However, after learning the 35-year-old guard’s asking price, Miami’s front office might balk at moving forward with a deal. The six-time All-Star is looking for a three-year contract worth $90 million, Five Reasons Sports Network’s Adam Borai reported.
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Borai tweeted on July 26, “The Heat are still in on Kyle Lowry, however the deal Kyle is looking for is in the range of $90 Million over 3 years. I personally think that the 3rd year has to be fully guaranteed. Some on the Heat are confident but I still wouldn’t count out Philly or LA.”
ESPN’s Adrian Wojnarowski also reported that Lowry is looking for big money this summer. “There’s a big market for Kyle Lowry,” Wojnarowski said. “You’re talking potentially $25 million to $30 million a year for Kyle Lowry, it’s going to be expensive to get at him in free agency or a sign-and-trade.”
Lowry finished the 2020-21 NBA season averaging 17.2 points and 5.4 rebounds per game.
Miami Heat’s Best Option to Land Lowry Will Be Through a Sign-and-Trade
ESPN analyst Bobby Marks discussed what the Heat would need to do in order to land Lowry this summer with the Miami Herald, and said it would make sense if Miami is willing to operate as an over-the-cap team. As insurance, the Heat should sign the $4.7 million qualifying offers to both Kendrick Nunn and Duncan Robinson to officially make them restricted free agents.
“I think the only way you operate with room is that you know you have somebody lined up already,” Marks said. “Like if Kyle Lowry said, ‘I’m going to come here for $20 million.’ Then you need space. You don’t decline the options, act as a team with room and then all of a sudden you’re throwing darts at the dart board with a blindfold on. That’s not how they operate.”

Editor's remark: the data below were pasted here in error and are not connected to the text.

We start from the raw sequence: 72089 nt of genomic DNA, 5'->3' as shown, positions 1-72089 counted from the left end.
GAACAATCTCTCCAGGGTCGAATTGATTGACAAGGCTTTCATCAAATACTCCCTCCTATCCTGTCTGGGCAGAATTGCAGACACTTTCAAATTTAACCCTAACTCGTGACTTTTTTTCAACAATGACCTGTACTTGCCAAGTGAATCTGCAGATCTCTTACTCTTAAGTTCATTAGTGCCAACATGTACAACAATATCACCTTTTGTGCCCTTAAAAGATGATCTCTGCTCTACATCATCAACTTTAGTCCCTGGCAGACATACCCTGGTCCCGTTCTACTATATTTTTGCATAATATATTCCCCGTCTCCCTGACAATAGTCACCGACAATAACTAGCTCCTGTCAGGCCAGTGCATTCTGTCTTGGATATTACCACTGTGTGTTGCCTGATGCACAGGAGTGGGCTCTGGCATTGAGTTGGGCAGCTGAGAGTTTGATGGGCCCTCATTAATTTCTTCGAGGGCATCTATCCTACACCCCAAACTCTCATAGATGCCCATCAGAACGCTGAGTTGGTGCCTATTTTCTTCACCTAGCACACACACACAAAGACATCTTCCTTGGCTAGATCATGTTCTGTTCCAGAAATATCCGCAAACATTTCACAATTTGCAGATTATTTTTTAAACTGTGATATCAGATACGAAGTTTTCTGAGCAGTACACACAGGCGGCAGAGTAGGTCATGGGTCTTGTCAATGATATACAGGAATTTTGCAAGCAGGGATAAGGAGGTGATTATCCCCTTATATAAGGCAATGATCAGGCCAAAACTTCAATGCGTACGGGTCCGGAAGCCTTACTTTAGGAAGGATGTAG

If Miami wants to pull off a sign-and-trade for Lowry, The Athletic’s John Hollinger offered up “a sign-and-trade of [Andre] Iguodala, [KZ] Okpala and [Precious] Achiuwa for Lowry,” which “would extend the Heat’s cap room, and the Raptors would walk away with two young frontcourt players.”
The Heat Have Pulled Off Expensive & Complicated Sign-and-Trades Before
One interesting aspect of a sign-and-trade deal is that it must guarantee the players involved be signed for at least three seasons, per Miami Herald’s Anthony Chiang: “While the first year of the contract must be fully guaranteed, the remaining season can be non-guaranteed.”
Therefore, the Heat can get creative in working out a multi-year deal with Lowry if the 35-year-old veteran guard, as they did when acquiring Jimmy Butler in 2019.
“They’ve done it before,” Marks told the Miami Herald of the Heat obtaining Lowry through a sign-and-trade. “The Butler one was as complicated as I’ve ever seen just because of the tax situation they were in. I think it’s based on does Toronto want Goran Dragic? Do they want him at $19 million or maybe they decline the option, and maybe Toronto and Dragic negotiate a deal. Maybe it’s for $12 million in that scenario. I don’t think it’s as complicated as it was from two years ago. It just takes a lot of cooperation from everyone.”
Helping out the Heat in negotiations could be the fact that Lowry is best friends with Butler. In fact, the 14-year NBA vet is the godfather to Butler’s daughter. If Lowry wants to finish out his career playing alongside his close buddy, he may be willing to take a pay cut from his asking price.